Graceful, interactive surfaces and innovation from Alissa+Nienke
By Purva Chawla
Both intricate and blissfully simple.
Both fundamentally Analog in its construction, and extremely finessed, almost Digital in its appearance. Both playful and curiosity-inducing in its impact, and thought-provoking in its soul.
These are the many facets of Alissa+Nienke’s work.
The Eindhoven, Netherlands-based designers manipulate surfaces and materials in a distinct way; questioning and altering conventional production processes, and creating intensely interactive installations and objects.
While at the one end there are these designed elements—carefully hand-crafted paper, metal and porcelain surfaces generated by the duo of Alissa van Asseldonk and Nienke Bongers—on the other are the active elements—people and forces such as wind, light or sound.
It is the intersection of these two kinds of elements that produces the experience of Alissa+Nienke’s work.
In many of Alissa and Nienke's projects, people and moving air actively engage with designed surfaces; invoke graceful movement as air filters through them, or create changing reflections, as a person walks by. In others, Alissa and Nienke have gone even one step further. In their recent BioMirror project, can be found a visualization of recorded biofeedback or human data. In this project, such abstract and rattling concepts as stress (recorded via sensors) are visualized in elegant, gently moving or pulsating surfaces. The results are intuitive and fascinating. Suddenly, Stress–that monster under our beds–turns into a beautiful aesthetic experience.
This project exhibits a trait shared by many of this studio's works–the powerful transformation of stress or anxiety into curiosity and wonder. This transformation is a cause that the duo holds close to their hearts. Their recent Dangling Mirror project is motivated by this transformation as well and hopes to positively impact a larger audience.
Through both commissioned and self-initiated projects, the duo investigates the ways that they can use to achieve this transformation while maintaining a strong focus on materiality and tactility.
So where do the origins of this unique approach to surface design lie? And how are these simple, yet sophisticated creations constructed? The answers are to be found in our recent conversation with Alissa and Nienke. As part of our ‘Surface Innovation series', we chatted with them and investigated their process and projects. Here is what we drew from that conversation.
Editors Note: With their unique, investigative and elegant approach to surface design, Alissa+Nienke are an excellent emblem of this new series begun by us. It seems only fitting that the 'Surface Innovation Series' begins with a discussion of their work.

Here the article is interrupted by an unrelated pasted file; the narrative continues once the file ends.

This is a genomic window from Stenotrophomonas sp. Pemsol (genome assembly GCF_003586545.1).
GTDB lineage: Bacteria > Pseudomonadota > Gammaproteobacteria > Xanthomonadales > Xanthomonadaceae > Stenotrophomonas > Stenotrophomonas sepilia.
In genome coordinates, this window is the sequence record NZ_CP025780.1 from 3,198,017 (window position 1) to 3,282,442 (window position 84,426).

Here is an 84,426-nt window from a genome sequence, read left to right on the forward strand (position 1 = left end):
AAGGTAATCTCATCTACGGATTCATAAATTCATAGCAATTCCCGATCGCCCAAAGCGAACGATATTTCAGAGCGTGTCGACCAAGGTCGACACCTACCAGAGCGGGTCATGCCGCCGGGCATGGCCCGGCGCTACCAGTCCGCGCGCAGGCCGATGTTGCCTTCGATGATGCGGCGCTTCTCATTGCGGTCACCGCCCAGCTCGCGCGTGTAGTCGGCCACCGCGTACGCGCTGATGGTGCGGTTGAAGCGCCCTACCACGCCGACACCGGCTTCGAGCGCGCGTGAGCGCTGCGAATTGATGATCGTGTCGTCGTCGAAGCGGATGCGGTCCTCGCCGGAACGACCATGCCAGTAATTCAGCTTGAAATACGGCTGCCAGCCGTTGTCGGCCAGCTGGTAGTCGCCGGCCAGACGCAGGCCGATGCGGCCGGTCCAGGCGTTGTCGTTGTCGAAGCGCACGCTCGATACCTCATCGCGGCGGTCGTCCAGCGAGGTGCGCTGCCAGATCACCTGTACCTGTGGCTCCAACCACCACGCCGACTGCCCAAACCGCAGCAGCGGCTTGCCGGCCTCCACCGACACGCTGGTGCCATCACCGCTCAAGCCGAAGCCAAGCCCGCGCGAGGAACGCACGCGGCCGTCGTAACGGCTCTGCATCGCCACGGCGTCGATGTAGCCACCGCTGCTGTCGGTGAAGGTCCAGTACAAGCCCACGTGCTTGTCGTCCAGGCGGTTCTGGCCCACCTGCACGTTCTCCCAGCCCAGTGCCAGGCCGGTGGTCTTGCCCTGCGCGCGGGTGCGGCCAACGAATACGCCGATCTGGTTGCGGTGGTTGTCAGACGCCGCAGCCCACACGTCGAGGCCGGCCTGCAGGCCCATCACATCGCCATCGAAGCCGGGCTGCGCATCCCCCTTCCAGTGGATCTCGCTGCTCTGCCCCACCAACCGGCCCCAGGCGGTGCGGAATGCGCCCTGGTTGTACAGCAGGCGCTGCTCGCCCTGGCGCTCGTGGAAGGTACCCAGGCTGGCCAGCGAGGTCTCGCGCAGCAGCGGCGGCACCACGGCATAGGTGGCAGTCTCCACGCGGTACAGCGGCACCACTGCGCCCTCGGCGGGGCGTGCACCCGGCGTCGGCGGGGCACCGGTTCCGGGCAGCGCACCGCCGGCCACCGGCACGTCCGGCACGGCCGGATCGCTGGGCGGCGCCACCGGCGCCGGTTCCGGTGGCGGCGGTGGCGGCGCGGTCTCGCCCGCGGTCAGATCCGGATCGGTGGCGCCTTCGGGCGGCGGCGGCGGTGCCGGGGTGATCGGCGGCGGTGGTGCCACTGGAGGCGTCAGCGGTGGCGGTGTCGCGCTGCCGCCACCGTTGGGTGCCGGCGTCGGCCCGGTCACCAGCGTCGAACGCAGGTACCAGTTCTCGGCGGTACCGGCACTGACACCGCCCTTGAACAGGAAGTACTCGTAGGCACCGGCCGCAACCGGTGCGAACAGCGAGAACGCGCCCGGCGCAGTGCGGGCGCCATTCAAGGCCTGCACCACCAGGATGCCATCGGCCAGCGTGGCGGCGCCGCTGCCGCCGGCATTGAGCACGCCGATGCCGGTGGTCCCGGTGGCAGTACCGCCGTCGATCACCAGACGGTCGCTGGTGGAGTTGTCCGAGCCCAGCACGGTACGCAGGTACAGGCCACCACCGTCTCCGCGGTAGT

Alissa+Nienke: The start of an exploratory studio
Designers Alissa and Nienke were classmates at the Design Academy Eindhoven. During their internship period, the two had an opportunity to work together, and soon after, their professional partnership grew organically out of being colleagues and friends.
Both were drawn to the possibilities of working with surfaces and patterns at the time–an interest that drives their work to date. Nienke's graduation project at the Design Academy Eindhoven later became the precursor to Alissa+Nienke’s Mirabilia project. Mirabilia is an innovative, three-dimensional wallpaper, where a pattern of incisions transforms the surface of the paper into a tactile structure.
Through such work, and in their studio, Alissa and Nienke examine the world around them. They are driven by the intent to convey the same fascination and excitement that they feel in the studio, to viewers and users of their creations. The goal is almost always to surprise them.
On the other hand, they have consciously gravitated towards simple concepts and constructs. This means that anyone looking at their creations can comprehend them easily while being wowed and surprised. From these simple and tiny ideas–they scale things up, creating a large impact.
Interestingly, the investigative and probing nature of their studio has meant that Alissa and Nienke have generated a large materials laboratory of sorts. Each of their experiments and creations becomes a part of this cumulative library, and in turn gets incorporated into future projects.
The dominant approach in many of Alissa+Nienke's projects is to turn flat surfaces into three-dimensional objects by their manipulation of a surface. They often begin with studies in paper, and then translate these prototypes to other materials such as metal, porcelain or wood.
This is a challenging step for them–trying to recapture and rework the material characteristics of paper in another medium. All through this journey, they test the response of such surfaces and objects to forces such as the wind, and human interaction.